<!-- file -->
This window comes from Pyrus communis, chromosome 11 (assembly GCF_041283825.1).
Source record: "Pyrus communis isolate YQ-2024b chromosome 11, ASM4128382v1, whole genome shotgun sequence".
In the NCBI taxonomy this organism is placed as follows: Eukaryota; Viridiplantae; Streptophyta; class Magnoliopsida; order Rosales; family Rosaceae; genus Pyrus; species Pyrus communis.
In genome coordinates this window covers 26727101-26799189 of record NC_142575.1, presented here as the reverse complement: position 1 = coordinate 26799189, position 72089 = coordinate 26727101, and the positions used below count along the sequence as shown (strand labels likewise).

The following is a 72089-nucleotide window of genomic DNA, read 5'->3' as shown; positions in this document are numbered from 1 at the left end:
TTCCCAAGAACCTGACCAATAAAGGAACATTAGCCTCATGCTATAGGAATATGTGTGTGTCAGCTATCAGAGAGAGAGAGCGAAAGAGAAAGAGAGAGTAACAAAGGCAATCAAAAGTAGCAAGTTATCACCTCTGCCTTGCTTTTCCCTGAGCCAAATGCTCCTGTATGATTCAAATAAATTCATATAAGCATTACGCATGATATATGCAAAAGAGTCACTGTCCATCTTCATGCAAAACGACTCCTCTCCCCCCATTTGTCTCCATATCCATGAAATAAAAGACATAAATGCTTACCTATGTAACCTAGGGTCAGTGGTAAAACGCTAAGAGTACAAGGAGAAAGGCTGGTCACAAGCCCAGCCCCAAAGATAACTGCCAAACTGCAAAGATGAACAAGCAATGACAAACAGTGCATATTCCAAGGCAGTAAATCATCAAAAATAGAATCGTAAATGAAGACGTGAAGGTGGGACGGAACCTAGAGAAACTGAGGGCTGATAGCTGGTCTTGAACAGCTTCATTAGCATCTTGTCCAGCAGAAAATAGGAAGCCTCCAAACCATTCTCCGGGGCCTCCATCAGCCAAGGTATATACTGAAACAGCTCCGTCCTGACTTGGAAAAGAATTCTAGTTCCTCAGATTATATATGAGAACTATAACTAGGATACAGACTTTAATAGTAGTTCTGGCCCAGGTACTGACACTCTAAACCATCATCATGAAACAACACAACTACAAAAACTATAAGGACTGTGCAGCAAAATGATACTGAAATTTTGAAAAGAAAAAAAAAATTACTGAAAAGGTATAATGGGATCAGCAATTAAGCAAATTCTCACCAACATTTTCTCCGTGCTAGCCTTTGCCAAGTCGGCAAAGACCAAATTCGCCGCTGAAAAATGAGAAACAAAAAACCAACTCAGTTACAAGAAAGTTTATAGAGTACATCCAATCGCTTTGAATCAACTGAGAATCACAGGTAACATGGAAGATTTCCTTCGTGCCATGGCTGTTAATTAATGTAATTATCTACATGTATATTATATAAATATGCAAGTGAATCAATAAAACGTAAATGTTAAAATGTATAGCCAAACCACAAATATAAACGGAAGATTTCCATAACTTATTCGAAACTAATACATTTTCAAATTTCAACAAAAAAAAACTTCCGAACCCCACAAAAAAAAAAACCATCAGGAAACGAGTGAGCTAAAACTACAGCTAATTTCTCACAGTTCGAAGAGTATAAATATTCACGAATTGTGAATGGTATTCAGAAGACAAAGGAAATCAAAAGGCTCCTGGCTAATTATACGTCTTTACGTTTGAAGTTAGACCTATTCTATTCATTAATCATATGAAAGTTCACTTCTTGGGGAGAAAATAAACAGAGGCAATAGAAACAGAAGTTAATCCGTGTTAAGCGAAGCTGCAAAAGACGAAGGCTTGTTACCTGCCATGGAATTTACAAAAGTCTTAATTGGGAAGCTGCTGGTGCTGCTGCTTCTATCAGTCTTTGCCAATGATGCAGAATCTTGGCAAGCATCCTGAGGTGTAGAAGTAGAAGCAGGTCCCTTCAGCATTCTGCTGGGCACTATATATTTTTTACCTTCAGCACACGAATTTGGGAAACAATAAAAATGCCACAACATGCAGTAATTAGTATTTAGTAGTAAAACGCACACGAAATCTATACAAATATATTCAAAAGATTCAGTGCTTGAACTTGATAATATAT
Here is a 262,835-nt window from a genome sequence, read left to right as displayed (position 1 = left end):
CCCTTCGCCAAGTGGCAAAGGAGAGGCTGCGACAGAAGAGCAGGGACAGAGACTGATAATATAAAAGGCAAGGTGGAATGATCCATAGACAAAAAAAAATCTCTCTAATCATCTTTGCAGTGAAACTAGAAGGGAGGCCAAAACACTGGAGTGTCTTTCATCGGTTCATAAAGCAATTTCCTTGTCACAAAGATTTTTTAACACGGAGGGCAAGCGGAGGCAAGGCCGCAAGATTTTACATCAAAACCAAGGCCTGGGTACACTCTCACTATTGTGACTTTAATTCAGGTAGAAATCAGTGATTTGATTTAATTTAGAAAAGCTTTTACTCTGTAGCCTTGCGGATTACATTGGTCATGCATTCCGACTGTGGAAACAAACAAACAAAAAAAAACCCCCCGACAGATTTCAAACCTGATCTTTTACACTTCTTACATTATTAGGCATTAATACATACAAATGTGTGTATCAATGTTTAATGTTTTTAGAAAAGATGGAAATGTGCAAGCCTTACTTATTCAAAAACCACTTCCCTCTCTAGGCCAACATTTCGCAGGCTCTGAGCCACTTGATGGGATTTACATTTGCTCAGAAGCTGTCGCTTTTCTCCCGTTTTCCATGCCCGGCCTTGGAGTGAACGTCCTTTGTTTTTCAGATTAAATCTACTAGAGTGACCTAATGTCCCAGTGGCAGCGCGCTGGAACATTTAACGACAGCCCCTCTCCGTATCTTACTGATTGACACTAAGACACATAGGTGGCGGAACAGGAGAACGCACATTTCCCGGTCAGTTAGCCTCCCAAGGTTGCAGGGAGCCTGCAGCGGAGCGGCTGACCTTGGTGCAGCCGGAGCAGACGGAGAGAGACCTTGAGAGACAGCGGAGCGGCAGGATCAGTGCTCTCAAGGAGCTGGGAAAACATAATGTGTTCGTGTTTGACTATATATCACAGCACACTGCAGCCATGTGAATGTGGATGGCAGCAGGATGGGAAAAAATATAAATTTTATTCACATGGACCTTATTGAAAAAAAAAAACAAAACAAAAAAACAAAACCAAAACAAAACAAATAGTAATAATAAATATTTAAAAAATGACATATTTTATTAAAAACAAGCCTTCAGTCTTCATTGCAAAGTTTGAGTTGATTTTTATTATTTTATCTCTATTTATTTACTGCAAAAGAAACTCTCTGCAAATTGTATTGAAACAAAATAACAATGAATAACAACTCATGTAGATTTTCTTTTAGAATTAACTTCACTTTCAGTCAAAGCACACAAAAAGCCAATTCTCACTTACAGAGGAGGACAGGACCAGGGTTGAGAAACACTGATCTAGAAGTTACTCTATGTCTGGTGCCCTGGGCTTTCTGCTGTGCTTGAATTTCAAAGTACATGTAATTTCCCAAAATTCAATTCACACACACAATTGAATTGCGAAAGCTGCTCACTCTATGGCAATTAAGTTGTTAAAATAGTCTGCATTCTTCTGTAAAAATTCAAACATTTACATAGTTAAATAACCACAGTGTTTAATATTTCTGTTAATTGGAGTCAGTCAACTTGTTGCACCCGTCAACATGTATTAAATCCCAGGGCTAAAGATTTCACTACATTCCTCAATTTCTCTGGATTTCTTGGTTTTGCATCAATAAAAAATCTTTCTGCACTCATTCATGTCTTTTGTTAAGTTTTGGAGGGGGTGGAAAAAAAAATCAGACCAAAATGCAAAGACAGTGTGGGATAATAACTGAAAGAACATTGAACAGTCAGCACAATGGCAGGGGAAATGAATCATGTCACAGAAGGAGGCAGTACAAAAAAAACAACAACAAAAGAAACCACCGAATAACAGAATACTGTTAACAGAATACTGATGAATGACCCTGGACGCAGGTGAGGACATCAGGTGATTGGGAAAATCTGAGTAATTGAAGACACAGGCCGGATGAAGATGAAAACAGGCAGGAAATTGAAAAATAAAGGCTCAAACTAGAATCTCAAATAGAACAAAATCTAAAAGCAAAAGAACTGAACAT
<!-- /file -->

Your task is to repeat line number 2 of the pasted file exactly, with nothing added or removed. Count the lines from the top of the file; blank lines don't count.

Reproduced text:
Source record: "Pyrus communis isolate YQ-2024b chromosome 11, ASM4128382v1, whole genome shotgun sequence".